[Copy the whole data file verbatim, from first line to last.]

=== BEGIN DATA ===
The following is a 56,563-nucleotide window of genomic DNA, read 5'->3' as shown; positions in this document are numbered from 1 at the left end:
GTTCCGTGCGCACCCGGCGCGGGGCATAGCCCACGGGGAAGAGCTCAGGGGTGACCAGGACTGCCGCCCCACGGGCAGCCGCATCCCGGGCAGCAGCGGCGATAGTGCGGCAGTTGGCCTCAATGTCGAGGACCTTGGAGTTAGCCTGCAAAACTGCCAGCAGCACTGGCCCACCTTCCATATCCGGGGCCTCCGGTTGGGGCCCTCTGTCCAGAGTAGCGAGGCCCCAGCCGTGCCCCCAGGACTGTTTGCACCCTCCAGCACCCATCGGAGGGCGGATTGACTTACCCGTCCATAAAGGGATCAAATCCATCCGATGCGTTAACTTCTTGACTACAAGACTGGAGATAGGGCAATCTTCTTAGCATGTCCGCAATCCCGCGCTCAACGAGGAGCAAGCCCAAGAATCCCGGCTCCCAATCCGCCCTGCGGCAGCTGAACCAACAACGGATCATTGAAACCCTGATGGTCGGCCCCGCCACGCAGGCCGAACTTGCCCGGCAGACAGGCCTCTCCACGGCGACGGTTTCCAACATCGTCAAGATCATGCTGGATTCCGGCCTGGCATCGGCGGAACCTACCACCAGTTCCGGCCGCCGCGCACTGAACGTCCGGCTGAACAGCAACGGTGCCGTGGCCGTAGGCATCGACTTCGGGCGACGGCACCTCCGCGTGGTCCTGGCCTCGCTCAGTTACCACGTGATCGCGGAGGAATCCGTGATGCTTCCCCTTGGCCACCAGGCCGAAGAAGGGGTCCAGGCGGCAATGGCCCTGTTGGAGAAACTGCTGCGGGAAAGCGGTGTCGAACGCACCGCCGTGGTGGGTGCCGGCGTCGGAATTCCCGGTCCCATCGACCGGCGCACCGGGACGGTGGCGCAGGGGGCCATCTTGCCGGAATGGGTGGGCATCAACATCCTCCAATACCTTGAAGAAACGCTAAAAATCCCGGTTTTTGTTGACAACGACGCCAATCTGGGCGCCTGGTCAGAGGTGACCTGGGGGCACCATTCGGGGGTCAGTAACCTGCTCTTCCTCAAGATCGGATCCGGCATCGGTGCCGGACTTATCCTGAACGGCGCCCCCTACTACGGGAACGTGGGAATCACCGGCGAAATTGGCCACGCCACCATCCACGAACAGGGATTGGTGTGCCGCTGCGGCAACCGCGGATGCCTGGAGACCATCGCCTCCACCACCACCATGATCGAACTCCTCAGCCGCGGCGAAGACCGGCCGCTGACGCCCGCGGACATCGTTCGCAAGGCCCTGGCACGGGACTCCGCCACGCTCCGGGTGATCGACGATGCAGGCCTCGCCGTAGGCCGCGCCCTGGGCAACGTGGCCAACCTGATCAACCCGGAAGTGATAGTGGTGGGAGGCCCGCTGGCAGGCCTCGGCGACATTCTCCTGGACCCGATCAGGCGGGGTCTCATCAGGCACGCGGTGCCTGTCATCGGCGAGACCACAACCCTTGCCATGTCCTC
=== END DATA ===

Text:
The following is a 56,563-nucleotide window of genomic DNA, read 5'->3' as shown; positions in this document are numbered from 1 at the left end:
GTTCCGTGCGCACCCGGCGCGGGGCATAGCCCACGGGGAAGAGCTCAGGGGTGACCAGGACTGCCGCCCCACGGGCAGCCGCATCCCGGGCAGCAGCGGCGATAGTGCGGCAGTTGGCCTCAATGTCGAGGACCTTGGAGTTAGCCTGCAAAACTGCCAGCAGCACTGGCCCACCTTCCATATCCGGGGCCTCCGGTTGGGGCCCTCTGTCCAGAGTAGCGAGGCCCCAGCCGTGCCCCCAGGACTGTTTGCACCCTCCAGCACCCATCGGAGGGCGGATTGACTTACCCGTCCATAAAGGGATCAAATCCATCCGATGCGTTAACTTCTTGACTACAAGACTGGAGATAGGGCAATCTTCTTAGCATGTCCGCAATCCCGCGCTCAACGAGGAGCAAGCCCAAGAATCCCGGCTCCCAATCCGCCCTGCGGCAGCTGAACCAACAACGGATCATTGAAACCCTGATGGTCGGCCCCGCCACGCAGGCCGAACTTGCCCGGCAGACAGGCCTCTCCACGGCGACGGTTTCCAACATCGTCAAGATCATGCTGGATTCCGGCCTGGCATCGGCGGAACCTACCACCAGTTCCGGCCGCCGCGCACTGAACGTCCGGCTGAACAGCAACGGTGCCGTGGCCGTAGGCATCGACTTCGGGCGACGGCACCTCCGCGTGGTCCTGGCCTCGCTCAGTTACCACGTGATCGCGGAGGAATCCGTGATGCTTCCCCTTGGCCACCAGGCCGAAGAAGGGGTCCAGGCGGCAATGGCCCTGTTGGAGAAACTGCTGCGGGAAAGCGGTGTCGAACGCACCGCCGTGGTGGGTGCCGGCGTCGGAATTCCCGGTCCCATCGACCGGCGCACCGGGACGGTGGCGCAGGGGGCCATCTTGCCGGAATGGGTGGGCATCAACATCCTCCAATACCTTGAAGAAACGCTAAAAATCCCGGTTTTTGTTGACAACGACGCCAATCTGGGCGCCTGGTCAGAGGTGACCTGGGGGCACCATTCGGGGGTCAGTAACCTGCTCTTCCTCAAGATCGGATCCGGCATCGGTGCCGGACTTATCCTGAACGGCGCCCCCTACTACGGGAACGTGGGAATCACCGGCGAAATTGGCCACGCCACCATCCACGAACAGGGATTGGTGTGCCGCTGCGGCAACCGCGGATGCCTGGAGACCATCGCCTCCACCACCACCATGATCGAACTCCTCAGCCGCGGCGAAGACCGGCCGCTGACGCCCGCGGACATCGTTCGCAAGGCCCTGGCACGGGACTCCGCCACGCTCCGGGTGATCGACGATGCAGGCCTCGCCGTAGGCCGCGCCCTGGGCAACGTGGCCAACCTGATCAACCCGGAAGTGATAGTGGTGGGAGGCCCGCTGGCAGGCCTCGGCGACATTCTCCTGGACCCGATCAGGCGGGGTCTCATCAGGCACGCGGTGCCTGTCATCGGCGAGACCACAACCCTTGCCATGTCCTC